NATIONAL ASSOCIATION OF FORMER BORDER PATROL OFFICERS
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Foreign News Report
The National Association of Former Border Patrol Officers (NAFBPO) extracts and condenses the material that follows from Mexican and Central and South American on-line media sources on a daily basis. You are free to disseminate this information, but we request that you credit NAFBPO as being the provider.
(Note: Due to technical difficulties encountered, yesterday’s report did not publish and is therefore combined with today’s report.
M3 Report for Wednesday, November 19, 2008
Excelsior (Mexico City) 11/19/08
The head office of Interpol in Lyon, France, advised that it would send a special team to Mexico to investigate a possible misuse of its information systems and data bases after the arrest of the chief of the Mexican Interpol office for links to narcotraffic. In question is the integrity of Ricardo Gutierrez Vargas, the Director General of International Police Affairs in Mexico’s Federal Agency of Investigations (AFI) and Chief of the National Central Office (OCN) of Interpol in Mexico, who is presently detained awaiting arraignment.
El Universal (Mexico City) 11/19/08
Agents from the Mexican Department of Justice are expected to arrive in Argentina today to begin a collaborative investigation with Argentine authorities into links in that country with the Sinaloa Cartel in Mexico.
El Debate (Sinaloa) 11/19/08
– Four bodies were found this morning in Navolato, Sinaloa, and one in Culiacan, all dead from multiple gunshots.
– Units of the Mexican Army secured 11 airplanes located near El Fuerte, Sinaloa, at a repair service, Aeroservicios Chryce owned by Cesar Ibarra. No further explanation was reported except that the 11 Cessnas are under guard and are marked as “secured by PGR,” Mexico’s federal Department of Justice.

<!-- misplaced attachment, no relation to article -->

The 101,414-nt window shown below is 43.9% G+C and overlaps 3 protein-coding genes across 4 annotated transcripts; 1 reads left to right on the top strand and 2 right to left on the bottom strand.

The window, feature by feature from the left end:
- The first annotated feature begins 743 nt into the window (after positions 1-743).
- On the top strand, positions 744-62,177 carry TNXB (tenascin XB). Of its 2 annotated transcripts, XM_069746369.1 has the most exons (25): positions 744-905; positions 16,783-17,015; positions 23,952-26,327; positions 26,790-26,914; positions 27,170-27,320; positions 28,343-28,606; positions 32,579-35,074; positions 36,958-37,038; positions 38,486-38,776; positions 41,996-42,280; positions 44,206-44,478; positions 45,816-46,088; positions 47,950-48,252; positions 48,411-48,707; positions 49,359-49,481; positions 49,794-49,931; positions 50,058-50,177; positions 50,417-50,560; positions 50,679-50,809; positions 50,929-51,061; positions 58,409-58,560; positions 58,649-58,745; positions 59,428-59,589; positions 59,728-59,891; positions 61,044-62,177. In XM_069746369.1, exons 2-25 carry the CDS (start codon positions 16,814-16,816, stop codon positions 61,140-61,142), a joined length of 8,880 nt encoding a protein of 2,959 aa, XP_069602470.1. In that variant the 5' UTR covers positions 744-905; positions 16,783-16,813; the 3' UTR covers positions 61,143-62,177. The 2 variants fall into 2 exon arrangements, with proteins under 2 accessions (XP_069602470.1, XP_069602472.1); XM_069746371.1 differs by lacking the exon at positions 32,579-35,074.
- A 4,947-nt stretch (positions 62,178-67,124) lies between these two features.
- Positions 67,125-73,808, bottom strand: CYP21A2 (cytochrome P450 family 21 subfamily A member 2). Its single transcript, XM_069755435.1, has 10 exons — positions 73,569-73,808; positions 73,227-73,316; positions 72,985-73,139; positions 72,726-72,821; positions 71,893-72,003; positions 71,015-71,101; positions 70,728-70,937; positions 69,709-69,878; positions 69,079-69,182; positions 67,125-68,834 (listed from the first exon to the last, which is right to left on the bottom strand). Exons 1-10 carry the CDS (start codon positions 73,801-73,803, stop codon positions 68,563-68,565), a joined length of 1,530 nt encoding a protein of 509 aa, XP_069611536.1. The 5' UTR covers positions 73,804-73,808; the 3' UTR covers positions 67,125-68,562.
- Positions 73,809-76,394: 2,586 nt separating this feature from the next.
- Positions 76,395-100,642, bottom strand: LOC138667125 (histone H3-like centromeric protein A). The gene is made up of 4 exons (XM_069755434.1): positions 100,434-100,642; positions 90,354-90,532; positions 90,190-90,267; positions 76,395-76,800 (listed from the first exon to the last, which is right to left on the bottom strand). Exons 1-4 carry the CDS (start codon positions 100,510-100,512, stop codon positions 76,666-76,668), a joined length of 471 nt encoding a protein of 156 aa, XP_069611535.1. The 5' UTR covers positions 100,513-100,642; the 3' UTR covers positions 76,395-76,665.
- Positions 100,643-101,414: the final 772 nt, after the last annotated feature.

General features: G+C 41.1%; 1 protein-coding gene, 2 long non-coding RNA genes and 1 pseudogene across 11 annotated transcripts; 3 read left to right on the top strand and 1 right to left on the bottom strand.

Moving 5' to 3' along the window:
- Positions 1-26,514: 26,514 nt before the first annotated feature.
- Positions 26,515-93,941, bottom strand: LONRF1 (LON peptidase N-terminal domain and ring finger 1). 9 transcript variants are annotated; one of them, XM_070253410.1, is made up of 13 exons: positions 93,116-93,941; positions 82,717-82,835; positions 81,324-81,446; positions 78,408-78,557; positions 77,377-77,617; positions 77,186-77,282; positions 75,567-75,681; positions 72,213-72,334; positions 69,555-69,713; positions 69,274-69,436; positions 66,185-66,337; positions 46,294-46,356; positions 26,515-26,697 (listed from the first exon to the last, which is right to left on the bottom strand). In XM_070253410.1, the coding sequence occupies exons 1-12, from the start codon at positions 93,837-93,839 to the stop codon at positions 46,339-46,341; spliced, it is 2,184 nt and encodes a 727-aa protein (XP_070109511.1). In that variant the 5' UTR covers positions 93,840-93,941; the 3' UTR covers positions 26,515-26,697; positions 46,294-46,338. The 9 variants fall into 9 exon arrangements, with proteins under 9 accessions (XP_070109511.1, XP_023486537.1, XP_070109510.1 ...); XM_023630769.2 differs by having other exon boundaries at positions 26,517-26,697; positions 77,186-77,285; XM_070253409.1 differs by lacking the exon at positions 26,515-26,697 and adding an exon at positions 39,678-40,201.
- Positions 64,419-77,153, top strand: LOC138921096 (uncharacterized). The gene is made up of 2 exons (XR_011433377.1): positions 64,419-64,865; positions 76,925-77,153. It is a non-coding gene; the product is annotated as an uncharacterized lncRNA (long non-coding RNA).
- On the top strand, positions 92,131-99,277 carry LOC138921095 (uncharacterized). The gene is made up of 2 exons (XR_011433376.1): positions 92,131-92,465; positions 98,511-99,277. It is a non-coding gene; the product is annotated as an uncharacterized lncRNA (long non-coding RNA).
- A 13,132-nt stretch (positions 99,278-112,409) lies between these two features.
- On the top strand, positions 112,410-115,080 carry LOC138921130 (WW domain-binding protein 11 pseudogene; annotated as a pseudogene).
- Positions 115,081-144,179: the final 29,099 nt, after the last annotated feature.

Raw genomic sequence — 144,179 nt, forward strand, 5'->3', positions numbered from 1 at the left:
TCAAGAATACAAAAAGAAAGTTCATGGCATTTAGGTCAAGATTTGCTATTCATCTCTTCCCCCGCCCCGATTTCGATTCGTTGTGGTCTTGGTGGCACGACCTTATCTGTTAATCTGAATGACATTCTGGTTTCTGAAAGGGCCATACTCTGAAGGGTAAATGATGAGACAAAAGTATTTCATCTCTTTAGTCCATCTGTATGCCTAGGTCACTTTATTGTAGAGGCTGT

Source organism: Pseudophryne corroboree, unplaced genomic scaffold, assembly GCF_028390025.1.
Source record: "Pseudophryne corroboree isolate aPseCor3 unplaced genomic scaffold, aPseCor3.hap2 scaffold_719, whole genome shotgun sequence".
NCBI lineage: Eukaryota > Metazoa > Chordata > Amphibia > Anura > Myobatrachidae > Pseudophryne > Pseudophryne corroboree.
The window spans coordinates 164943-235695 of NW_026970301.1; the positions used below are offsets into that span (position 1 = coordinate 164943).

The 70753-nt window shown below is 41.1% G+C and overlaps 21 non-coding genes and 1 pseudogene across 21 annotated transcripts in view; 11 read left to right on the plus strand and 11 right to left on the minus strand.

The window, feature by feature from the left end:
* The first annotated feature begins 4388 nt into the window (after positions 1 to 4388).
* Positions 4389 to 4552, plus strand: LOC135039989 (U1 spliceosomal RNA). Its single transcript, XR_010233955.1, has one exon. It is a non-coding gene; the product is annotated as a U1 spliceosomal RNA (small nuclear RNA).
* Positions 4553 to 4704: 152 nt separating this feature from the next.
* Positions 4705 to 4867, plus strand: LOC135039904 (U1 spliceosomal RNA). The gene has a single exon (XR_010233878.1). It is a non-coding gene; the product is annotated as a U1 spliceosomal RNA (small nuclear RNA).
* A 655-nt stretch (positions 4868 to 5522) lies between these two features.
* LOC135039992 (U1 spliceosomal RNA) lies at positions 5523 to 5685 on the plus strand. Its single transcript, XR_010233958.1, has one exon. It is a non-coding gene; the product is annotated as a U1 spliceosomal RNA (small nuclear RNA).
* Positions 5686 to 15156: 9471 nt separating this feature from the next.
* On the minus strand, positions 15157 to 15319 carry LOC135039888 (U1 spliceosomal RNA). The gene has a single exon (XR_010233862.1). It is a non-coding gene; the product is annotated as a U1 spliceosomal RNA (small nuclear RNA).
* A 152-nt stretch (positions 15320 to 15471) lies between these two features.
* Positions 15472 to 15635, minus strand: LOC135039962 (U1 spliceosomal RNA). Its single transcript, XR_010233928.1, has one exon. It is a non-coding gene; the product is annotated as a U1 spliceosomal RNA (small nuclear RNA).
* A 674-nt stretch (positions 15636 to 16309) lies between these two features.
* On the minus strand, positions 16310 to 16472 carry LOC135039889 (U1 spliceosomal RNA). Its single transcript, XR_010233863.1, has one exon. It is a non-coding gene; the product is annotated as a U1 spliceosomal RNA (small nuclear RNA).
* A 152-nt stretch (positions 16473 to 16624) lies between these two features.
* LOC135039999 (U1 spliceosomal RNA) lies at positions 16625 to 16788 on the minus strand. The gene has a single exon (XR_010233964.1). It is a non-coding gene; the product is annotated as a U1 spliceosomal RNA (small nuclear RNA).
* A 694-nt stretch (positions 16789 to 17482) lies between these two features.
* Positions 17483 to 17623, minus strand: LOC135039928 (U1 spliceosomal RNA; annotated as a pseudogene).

Norte (Ciudad Juarez, Chihuahua) 11/19/08
Nearly half the business locations in Cd. Juarez are vacant due to the insecurity in the city. People with the means to invest in new business space are holding out to see what next year brings.
Frontera (Tijuana, Baja California) 11/19/08
Five people were found murdered in Rosarito, Baja California, this morning. Four of them were discovered in a car and were described as “quartered,” that is, heads and extremities severed and placed separately in bags. There was also a narcomessage warning that this would happen to those who associate with “el albanil.” The other victim of the morning count was found in another area with fatal bullet wounds and also with a massage.
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M3 Report for Thursday, November 20, 2008
Cambio de Michoacan (Morelia, Michoacan) 11/19/08
At Uruapan, Michoacan, Mexico’s Presient Calderon said “The federal government will continue confronting Mexico’s enemies without let-up; it doesn’t matter how long it takes us, the resources we’ll need, the human lives that may be lost, to our misfortune and sadness, but we will not rest until we liberate Mexico from the violence, the fear, because of criminality and from those who really cause the backwardness of Michoacan.”
He pointed out that efforts will be redoubled to carry out “the no holds barred, no truce” struggle against organized crime. The government has combined the efforts of the army, navy and the Federal Preventive Police which have given hard blows against organized crime in Michoacan. Calderon continued, “We have seized 163 tons of marihuana; here in Michoacan we have seized more than 6,500 firearms of different calibers, we have made possible the detention of more than two thousand persons linked to criminality.” Yet, he acknowledged there is much left to do to slow and reduce the criminal cells.
Diario de Yucatan (Merida, Yuc.) , El Informador (Guadalajara, Jalisco) 11/18/08 (EFE news agency)